Choosing the right valuation model is important in the context of litigation because assumptions on valuations must be clearly spelled out and meet Daubert criteria.1 In Celebrity Cruises, Inc. v. Essef Corp., a Wall Street analyst was excluded under Daubert and a leading expert’s conclusions on lost enterprise value were reversed because of errors made in a crucial element of his valuation model.2 The Essef case stemmed from claims of lost profits by Celebrity, a cruise ship operator, because an Essef product—a whirlpool sand filter installed on a Celebrity’s cruise ship—contributed to a July 1994 outbreak of Legionnaires’ disease on board the ship. The court’s reversal led to the exclusion of $135 million in damages that the jury awarded but that the judge rejected due to an error in the expert’s valuation methodology.

How the Wall Street Valuation Method Works

How does Wall Street arrive at a valuation? Wall Street typically values entities by comparing valuations of other publicly traded peers or transactions of recent like entities. These valuations involve a figure that is compared to an accounting variable like revenues or earnings before interest, taxes, depreciation and amortization (EBITDA). This valuation multiple is then applied to the accounting variable on the subject company to derive an implied value based on market multiples.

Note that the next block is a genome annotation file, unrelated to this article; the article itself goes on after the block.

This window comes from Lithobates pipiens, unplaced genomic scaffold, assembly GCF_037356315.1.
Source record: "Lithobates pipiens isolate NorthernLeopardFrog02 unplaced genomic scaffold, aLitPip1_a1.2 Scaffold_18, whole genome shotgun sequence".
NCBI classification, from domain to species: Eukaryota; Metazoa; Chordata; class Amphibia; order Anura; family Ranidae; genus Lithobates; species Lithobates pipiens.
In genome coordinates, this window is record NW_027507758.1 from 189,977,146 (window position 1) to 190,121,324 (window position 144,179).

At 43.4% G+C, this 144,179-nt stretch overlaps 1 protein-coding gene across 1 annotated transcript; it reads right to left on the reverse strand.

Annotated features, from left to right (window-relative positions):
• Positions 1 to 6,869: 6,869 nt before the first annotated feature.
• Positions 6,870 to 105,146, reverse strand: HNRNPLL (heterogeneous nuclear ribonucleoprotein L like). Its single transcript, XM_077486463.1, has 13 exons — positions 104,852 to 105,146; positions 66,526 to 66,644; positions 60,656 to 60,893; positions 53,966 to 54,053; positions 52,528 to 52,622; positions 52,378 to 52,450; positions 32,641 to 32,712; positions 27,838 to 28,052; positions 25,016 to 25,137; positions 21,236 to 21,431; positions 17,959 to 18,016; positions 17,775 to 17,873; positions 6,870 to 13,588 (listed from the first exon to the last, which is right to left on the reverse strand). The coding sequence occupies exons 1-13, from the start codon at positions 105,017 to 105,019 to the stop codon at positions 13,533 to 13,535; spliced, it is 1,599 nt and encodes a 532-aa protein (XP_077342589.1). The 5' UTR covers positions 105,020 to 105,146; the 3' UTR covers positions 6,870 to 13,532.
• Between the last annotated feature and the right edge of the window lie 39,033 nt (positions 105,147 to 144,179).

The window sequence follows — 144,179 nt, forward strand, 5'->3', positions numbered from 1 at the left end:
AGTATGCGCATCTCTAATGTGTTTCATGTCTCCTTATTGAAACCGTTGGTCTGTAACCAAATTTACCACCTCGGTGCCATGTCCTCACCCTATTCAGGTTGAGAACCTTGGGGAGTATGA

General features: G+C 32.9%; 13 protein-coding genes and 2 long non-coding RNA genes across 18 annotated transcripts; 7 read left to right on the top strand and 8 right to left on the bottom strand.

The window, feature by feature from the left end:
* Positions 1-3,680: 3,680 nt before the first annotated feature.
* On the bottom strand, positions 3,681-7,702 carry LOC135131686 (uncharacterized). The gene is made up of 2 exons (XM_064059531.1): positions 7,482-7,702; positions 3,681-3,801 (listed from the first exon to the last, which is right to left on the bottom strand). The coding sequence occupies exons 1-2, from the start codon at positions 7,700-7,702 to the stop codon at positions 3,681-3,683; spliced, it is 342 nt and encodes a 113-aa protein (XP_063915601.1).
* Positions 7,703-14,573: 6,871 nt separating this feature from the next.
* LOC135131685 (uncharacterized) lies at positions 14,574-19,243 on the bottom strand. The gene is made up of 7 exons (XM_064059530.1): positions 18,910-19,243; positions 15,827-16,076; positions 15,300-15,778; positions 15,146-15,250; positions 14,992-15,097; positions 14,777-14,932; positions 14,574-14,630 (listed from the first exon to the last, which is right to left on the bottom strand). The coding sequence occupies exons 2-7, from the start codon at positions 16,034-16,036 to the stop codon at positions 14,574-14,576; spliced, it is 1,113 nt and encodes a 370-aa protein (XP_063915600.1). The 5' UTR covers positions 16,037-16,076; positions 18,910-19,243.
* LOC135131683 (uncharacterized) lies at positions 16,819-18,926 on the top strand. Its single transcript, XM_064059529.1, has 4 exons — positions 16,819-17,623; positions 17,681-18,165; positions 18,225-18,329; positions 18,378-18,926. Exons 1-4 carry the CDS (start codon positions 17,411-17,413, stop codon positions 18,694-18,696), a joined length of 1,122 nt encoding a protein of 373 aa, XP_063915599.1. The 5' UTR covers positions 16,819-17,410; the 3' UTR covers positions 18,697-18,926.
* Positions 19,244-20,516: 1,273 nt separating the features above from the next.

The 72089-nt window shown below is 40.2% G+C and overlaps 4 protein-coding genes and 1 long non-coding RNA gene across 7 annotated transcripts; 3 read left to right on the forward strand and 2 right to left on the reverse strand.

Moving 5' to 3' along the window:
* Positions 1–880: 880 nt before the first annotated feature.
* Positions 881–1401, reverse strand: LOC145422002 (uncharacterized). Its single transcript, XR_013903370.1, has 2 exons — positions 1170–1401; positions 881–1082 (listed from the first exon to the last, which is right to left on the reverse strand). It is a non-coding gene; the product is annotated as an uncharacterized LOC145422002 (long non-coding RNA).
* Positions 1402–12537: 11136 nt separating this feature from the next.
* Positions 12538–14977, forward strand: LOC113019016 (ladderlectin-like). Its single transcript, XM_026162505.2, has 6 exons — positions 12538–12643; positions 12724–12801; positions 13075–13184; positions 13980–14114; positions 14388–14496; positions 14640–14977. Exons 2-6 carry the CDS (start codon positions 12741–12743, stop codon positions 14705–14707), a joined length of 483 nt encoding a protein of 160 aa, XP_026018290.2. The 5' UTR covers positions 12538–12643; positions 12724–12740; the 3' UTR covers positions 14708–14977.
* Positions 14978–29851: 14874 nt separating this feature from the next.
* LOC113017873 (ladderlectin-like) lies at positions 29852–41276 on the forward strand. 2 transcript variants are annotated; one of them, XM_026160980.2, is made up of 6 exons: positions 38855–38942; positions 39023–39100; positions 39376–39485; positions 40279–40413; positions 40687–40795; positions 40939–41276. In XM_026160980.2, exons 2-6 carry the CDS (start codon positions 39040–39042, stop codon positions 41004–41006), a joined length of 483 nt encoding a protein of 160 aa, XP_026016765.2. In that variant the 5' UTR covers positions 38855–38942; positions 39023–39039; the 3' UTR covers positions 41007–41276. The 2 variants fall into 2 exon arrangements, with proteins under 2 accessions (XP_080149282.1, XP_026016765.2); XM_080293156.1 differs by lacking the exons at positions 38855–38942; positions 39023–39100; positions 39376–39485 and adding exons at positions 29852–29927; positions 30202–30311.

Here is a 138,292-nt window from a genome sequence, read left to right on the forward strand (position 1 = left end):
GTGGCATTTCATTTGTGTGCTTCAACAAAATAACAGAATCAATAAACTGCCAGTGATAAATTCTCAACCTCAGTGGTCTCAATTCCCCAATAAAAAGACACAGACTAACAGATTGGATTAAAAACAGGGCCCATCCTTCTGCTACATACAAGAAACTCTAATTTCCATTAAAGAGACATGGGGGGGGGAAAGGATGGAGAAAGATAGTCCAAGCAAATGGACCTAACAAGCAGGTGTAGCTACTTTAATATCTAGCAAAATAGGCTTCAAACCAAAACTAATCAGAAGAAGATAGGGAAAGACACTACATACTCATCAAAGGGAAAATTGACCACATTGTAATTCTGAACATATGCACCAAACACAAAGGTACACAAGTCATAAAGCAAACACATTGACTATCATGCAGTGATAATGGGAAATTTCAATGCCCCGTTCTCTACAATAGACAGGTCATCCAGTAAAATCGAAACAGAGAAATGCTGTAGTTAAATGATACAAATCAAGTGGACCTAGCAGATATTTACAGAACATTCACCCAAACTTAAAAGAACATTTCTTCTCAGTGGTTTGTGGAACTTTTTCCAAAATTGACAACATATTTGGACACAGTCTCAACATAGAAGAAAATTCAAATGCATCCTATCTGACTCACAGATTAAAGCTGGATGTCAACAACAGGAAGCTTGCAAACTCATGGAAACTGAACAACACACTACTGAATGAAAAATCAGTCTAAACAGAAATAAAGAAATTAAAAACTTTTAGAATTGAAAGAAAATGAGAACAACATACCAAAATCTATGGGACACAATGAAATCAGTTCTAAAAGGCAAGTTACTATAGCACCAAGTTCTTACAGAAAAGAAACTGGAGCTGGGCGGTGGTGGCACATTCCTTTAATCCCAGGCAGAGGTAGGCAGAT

For example, the peer group might have average revenues of $400 million with an average equity value of $800 million. This would imply a revenue multiple of 2x to be applied to the revenues of the subject company’s revenues in order to estimate its value. Such an approach is a simple and sometimes effective way to obtain a valuation. Wall Street analysts often talk about industry multiples, implying that some rule-of thumb multiple is applicable to a particular company that operates in that industry.